By way of example, in an illustrative device battery 20 delivers an output voltage of 2.8 volts, resistor 46 has a magnitude of about 150 kilohms, and resistor 52 has a magnitude of about 2 megohms. Electrode 16 is integral with the outer casing 56 or can of the battery 20 which casing 56 is of electrically conductive material such as stainless steel. Accordingly, electrode 16 operatively contacts neighboring body tissue through the contact of the casing 56 with such tissue. When switch arms 28 and 34 are moved by the magnet into positions engaging the contacts 32 and 38, respectively, the silver electrode 12 is driven as an anode and a positive germicidal current of about 15 microamperes is delivered through the electrode 12 to the tissue site. After a predetermined time the magnet is removed and the switch arms 28 and 34 move to their normal positions engaging the switch contacts 30 and 36 thereby driving the electrode 12 as a cathode. In this mode a negative healing current of about 1.0 microampere is delivered through the silver electrode 12 to the tissue site.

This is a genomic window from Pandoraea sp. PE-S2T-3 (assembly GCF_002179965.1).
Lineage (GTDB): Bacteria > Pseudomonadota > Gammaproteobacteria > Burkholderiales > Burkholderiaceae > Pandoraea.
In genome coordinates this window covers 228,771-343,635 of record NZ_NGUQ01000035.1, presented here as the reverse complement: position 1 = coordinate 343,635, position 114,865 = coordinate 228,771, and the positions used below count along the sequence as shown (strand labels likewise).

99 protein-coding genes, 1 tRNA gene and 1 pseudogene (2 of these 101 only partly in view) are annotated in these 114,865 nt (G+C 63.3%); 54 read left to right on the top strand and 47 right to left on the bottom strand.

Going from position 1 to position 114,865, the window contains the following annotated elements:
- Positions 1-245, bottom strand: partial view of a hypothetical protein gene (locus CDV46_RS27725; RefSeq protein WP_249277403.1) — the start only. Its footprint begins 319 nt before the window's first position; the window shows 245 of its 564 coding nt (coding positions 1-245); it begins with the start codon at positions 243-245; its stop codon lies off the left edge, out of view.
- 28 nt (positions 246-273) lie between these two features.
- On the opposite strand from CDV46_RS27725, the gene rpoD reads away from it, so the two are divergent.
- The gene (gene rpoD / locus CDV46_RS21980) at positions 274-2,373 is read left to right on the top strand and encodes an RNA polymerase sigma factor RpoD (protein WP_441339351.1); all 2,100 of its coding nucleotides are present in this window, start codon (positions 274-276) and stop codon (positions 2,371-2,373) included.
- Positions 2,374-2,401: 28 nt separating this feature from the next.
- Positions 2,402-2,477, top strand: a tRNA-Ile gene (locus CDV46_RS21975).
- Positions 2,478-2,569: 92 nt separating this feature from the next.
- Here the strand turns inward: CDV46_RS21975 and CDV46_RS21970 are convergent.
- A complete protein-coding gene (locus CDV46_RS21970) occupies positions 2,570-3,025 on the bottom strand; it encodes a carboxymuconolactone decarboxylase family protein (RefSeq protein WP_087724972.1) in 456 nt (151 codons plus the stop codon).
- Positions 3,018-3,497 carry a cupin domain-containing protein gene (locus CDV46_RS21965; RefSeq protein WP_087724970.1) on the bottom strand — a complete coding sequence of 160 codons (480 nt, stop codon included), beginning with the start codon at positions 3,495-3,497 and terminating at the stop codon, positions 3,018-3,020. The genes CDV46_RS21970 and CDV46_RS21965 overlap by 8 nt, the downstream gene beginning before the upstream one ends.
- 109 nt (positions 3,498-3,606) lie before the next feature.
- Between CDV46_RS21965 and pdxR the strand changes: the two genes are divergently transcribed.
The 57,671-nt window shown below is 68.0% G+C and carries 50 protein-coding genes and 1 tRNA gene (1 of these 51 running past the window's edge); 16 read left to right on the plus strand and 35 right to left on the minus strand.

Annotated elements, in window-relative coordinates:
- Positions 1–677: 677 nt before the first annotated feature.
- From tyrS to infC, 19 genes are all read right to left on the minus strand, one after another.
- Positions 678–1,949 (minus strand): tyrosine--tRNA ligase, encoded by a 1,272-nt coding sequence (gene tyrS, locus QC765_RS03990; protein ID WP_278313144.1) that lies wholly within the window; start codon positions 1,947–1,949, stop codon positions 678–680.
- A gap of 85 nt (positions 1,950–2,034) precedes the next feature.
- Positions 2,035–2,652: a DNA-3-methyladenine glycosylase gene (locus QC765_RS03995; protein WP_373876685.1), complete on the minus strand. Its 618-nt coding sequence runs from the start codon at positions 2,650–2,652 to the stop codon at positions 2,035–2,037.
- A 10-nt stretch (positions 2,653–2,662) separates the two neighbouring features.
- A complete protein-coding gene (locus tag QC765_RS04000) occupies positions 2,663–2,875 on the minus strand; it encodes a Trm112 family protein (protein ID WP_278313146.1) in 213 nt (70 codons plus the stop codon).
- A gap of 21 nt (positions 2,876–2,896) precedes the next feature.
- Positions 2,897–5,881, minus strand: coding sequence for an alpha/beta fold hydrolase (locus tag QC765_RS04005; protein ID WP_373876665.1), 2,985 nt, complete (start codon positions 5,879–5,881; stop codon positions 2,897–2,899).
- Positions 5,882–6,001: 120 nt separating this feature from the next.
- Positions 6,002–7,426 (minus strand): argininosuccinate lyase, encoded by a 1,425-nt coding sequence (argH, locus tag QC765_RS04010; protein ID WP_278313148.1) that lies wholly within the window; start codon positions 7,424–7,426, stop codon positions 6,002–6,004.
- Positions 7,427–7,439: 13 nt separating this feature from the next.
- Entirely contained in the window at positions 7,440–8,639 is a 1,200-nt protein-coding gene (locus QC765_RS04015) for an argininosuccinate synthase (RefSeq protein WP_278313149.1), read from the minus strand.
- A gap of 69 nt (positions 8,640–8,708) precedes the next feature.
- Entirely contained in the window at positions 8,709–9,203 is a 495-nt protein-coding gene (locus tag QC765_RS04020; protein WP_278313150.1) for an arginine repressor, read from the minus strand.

In one form of the apparatus, the components including the switching means, resistors 46,52 and leads are assembled and arranged on the top or lid of the battery 20 and then cast into a body of suitable epoxy material such as Scotchcast V or the equivalent. Alternatively, the battery 20 and remaining components including switches, resistors and leads are placed in another enclosure or container of metal which then is hermetically sealed. The outer metallic enclosure or container would be, for example, of titanium or stainless steel and provided with hermetic feed through terminals of glass or ceramic material. The apparatus typically is implanted in the body tissue of a patient, and should long-term implantation be considered, the anodal corrosion of the stainless steel or titanium reference electrode might be objectionable, in which case the reference electrode could be of platinum. While the present example considers the metallic casing or can as the reference electrode, the can could be left "floating" electrically and a separate reference electrode such as a platinum wire would be provided. When the apparatus is implanted in the body tissue of a patient, the switch operating magnet is externally applied to the adjacent region of the patient's body and held in place by a bandage or similar holding means. The magnet is held in position for a predetermined time, for example several days to place the apparatus in the germicidal mode. Then the magnet is removed to reverse the voltage polarity of the output of the apparatus thereby switching the operation to a healing mode. The apparatus then remains in the healing mode for the required time, which can be approximately twelve weeks for healing simple fractures to as long as up to about 12 years when controlling pseudoarthritis of the tibia bone. The latter condition occurs congentially in children and results in periodic breakage of the tibia bone. After puberty the condition spontaneously disappears.